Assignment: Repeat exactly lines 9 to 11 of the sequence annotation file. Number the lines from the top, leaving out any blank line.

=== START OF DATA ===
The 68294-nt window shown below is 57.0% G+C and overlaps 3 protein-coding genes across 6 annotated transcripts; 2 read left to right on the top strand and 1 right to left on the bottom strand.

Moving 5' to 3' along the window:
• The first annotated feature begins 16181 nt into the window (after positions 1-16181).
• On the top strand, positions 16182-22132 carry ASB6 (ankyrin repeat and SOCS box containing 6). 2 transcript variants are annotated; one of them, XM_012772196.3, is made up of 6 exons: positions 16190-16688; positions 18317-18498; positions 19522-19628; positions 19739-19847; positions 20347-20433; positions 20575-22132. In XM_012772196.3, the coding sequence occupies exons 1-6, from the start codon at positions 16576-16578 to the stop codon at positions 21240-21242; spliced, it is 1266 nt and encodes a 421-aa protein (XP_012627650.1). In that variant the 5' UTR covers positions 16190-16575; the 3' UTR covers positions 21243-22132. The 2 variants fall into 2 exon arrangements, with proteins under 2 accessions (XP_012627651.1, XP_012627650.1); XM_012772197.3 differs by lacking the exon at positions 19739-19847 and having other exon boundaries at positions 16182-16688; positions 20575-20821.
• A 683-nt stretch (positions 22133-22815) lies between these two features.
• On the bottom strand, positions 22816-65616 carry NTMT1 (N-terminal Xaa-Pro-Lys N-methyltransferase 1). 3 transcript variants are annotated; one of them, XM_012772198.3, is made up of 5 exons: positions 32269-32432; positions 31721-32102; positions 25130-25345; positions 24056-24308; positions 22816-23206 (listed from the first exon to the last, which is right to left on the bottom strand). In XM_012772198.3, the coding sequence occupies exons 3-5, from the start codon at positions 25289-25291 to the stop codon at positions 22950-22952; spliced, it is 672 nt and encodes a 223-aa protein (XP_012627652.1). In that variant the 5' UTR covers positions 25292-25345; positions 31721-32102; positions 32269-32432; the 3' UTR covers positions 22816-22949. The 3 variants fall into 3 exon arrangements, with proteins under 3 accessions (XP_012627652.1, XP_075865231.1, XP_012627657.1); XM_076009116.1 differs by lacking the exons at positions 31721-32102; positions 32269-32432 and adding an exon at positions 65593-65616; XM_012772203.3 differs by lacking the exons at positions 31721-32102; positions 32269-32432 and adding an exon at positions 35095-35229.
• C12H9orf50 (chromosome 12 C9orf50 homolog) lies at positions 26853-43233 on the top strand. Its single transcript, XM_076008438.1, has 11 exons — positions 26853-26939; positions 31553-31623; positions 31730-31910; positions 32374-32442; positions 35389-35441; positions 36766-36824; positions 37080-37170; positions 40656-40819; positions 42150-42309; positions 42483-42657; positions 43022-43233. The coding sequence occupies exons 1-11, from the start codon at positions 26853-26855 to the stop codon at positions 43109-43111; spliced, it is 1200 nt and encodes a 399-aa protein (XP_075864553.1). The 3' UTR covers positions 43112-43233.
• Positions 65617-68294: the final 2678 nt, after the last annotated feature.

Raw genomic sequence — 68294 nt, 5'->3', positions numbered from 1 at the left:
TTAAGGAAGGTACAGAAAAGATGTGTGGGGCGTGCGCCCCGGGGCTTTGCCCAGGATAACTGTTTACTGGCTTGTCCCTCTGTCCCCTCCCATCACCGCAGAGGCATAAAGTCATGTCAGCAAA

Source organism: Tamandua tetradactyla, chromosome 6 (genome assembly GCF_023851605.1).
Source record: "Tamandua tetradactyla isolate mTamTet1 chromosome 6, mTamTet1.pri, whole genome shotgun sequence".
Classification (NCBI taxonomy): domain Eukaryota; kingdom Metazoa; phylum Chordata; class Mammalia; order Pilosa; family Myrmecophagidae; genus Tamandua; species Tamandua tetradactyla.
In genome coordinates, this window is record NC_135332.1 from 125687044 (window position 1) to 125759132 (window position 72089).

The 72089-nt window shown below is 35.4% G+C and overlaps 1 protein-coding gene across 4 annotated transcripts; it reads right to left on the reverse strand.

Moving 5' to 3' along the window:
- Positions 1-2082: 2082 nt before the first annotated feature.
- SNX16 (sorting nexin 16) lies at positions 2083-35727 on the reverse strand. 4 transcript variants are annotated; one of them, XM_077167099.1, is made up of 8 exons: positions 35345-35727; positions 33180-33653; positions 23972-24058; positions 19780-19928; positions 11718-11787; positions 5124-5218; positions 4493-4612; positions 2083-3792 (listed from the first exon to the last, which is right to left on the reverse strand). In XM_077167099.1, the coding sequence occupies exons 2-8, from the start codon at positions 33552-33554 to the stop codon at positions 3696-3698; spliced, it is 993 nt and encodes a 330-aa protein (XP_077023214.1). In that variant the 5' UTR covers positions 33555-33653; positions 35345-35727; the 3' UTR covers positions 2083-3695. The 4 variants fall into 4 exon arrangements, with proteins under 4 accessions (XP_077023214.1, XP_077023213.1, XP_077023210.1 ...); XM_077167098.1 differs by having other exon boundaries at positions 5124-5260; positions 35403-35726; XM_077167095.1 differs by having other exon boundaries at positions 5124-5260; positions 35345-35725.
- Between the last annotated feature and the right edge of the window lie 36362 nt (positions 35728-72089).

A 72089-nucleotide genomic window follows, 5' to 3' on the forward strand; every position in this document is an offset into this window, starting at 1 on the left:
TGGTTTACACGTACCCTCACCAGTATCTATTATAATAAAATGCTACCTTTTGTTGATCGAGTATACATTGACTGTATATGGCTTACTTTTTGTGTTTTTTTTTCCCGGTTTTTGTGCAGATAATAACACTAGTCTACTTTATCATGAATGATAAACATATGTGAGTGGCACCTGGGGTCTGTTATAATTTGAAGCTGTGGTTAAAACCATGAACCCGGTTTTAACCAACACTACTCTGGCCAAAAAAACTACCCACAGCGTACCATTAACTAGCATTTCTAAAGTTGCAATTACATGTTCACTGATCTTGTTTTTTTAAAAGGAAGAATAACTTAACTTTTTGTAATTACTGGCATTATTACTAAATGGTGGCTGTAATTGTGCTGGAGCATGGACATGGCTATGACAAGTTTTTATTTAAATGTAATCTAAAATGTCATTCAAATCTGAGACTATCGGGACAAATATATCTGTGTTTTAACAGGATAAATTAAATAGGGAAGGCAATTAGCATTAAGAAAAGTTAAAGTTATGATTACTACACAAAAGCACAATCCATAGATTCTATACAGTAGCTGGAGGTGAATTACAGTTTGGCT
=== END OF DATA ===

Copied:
Raw genomic sequence — 68294 nt, 5'->3', positions numbered from 1 at the left:
TTAAGGAAGGTACAGAAAAGATGTGTGGGGCGTGCGCCCCGGGGCTTTGCCCAGGATAACTGTTTACTGGCTTGTCCCTCTGTCCCCTCCCATCACCGCAGAGGCATAAAGTCATGTCAGCAAA

Source organism: Tamandua tetradactyla, chromosome 6 (genome assembly GCF_023851605.1).